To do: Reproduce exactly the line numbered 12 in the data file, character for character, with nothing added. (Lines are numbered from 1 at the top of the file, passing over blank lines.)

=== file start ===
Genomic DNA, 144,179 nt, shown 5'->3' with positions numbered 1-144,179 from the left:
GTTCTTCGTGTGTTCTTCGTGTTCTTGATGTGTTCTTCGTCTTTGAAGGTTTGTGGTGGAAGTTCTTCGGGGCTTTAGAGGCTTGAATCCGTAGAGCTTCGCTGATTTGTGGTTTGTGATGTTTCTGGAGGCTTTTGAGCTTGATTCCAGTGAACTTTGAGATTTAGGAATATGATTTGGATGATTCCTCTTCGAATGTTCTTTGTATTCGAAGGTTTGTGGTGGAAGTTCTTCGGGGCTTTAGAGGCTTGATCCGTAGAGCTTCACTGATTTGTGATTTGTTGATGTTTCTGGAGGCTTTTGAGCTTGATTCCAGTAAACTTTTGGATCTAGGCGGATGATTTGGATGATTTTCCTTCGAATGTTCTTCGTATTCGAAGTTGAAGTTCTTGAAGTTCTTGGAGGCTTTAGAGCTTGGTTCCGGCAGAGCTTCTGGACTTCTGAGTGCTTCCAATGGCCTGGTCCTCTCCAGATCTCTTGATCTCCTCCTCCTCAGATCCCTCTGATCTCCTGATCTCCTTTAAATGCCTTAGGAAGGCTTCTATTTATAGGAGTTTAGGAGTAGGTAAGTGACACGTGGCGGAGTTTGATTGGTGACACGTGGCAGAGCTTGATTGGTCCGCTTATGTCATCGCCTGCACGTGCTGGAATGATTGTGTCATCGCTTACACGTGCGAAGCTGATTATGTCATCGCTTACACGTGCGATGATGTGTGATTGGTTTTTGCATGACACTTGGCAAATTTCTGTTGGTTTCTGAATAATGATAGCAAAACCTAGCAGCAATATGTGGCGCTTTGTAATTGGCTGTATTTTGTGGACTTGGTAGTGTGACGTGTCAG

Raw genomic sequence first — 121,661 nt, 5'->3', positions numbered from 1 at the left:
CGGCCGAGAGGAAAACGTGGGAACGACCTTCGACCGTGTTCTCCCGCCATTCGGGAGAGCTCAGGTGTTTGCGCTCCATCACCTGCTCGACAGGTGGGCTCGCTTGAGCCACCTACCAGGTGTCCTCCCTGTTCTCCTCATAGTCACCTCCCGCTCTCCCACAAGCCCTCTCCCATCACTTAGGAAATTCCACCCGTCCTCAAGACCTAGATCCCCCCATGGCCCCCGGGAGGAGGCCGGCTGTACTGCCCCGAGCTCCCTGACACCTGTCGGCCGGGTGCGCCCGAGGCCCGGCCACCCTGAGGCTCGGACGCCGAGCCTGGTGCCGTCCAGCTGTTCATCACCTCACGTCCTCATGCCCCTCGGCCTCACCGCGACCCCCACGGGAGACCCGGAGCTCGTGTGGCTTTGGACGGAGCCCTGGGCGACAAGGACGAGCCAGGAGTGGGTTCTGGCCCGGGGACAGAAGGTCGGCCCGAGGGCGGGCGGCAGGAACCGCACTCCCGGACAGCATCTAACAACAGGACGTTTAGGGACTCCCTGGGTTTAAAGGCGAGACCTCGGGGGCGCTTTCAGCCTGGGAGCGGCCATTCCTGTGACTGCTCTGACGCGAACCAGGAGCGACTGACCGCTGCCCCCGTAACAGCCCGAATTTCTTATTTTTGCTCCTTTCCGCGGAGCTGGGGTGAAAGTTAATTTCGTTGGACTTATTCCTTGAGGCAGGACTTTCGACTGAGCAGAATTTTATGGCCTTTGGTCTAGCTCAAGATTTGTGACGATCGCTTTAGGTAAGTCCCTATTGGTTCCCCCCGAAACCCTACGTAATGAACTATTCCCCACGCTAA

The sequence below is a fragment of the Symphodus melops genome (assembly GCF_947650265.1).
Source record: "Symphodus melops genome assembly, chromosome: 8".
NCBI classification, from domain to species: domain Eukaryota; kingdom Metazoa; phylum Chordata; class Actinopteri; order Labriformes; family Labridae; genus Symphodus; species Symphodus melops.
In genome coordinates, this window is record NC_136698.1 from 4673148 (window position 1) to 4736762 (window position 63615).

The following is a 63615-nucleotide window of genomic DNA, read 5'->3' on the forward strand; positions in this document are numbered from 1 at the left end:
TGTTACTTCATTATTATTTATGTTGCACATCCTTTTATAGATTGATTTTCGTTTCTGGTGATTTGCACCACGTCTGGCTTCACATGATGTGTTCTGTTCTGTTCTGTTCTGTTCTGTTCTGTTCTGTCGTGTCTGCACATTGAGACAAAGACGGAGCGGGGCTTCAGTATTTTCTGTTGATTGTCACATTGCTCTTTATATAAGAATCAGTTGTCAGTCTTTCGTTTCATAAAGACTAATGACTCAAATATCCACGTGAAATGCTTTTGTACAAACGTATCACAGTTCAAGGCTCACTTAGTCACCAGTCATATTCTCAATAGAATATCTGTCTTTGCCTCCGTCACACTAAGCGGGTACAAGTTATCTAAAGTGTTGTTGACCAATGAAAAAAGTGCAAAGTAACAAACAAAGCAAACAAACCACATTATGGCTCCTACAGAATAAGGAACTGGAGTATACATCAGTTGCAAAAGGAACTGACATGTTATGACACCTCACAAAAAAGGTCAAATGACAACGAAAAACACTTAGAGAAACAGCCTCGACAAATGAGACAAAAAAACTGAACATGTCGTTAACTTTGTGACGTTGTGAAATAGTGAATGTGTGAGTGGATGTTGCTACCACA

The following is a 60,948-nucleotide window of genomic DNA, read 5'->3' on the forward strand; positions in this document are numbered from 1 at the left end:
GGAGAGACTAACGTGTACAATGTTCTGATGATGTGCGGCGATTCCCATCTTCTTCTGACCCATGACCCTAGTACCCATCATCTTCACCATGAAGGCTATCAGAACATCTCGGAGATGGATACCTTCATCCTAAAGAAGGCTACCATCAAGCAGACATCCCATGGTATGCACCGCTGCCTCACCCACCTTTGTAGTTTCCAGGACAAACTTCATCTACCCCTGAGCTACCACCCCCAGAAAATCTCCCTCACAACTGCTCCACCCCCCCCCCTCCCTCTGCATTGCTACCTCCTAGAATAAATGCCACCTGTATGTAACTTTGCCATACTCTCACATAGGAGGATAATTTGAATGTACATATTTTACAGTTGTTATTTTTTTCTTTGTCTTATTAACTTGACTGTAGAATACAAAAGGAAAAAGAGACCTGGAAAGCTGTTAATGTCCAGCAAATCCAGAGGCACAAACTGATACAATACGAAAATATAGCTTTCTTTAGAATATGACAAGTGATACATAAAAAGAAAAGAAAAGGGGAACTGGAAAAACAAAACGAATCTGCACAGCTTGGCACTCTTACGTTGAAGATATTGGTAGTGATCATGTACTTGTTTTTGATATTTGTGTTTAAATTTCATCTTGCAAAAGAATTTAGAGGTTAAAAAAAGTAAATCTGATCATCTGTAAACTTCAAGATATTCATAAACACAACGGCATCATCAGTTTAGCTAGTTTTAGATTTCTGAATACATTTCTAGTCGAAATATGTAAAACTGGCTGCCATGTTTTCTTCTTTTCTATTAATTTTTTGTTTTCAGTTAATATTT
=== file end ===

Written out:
GGAGAGACTAACGTGTACAATGTTCTGATGATGTGCGGCGATTCCCATCTTCTTCTGACCCATGACCCTAGTACCCATCATCTTCACCATGAAGGCTATCAGAACATCTCGGAGATGGATACCTTCATCCTAAAGAAGGCTACCATCAAGCAGACATCCCATGGTATGCACCGCTGCCTCACCCACCTTTGTAGTTTCCAGGACAAACTTCATCTACCCCTGAGCTACCACCCCCAGAAAATCTCCCTCACAACTGCTCCACCCCCCCCCCTCCCTCTGCATTGCTACCTCCTAGAATAAATGCCACCTGTATGTAACTTTGCCATACTCTCACATAGGAGGATAATTTGAATGTACATATTTTACAGTTGTTATTTTTTTCTTTGTCTTATTAACTTGACTGTAGAATACAAAAGGAAAAAGAGACCTGGAAAGCTGTTAATGTCCAGCAAATCCAGAGGCACAAACTGATACAATACGAAAATATAGCTTTCTTTAGAATATGACAAGTGATACATAAAAAGAAAAGAAAAGGGGAACTGGAAAAACAAAACGAATCTGCACAGCTTGGCACTCTTACGTTGAAGATATTGGTAGTGATCATGTACTTGTTTTTGATATTTGTGTTTAAATTTCATCTTGCAAAAGAATTTAGAGGTTAAAAAAAGTAAATCTGATCATCTGTAAACTTCAAGATATTCATAAACACAACGGCATCATCAGTTTAGCTAGTTTTAGATTTCTGAATACATTTCTAGTCGAAATATGTAAAACTGGCTGCCATGTTTTCTTCTTTTCTATTAATTTTTTGTTTTCAGTTAATATTT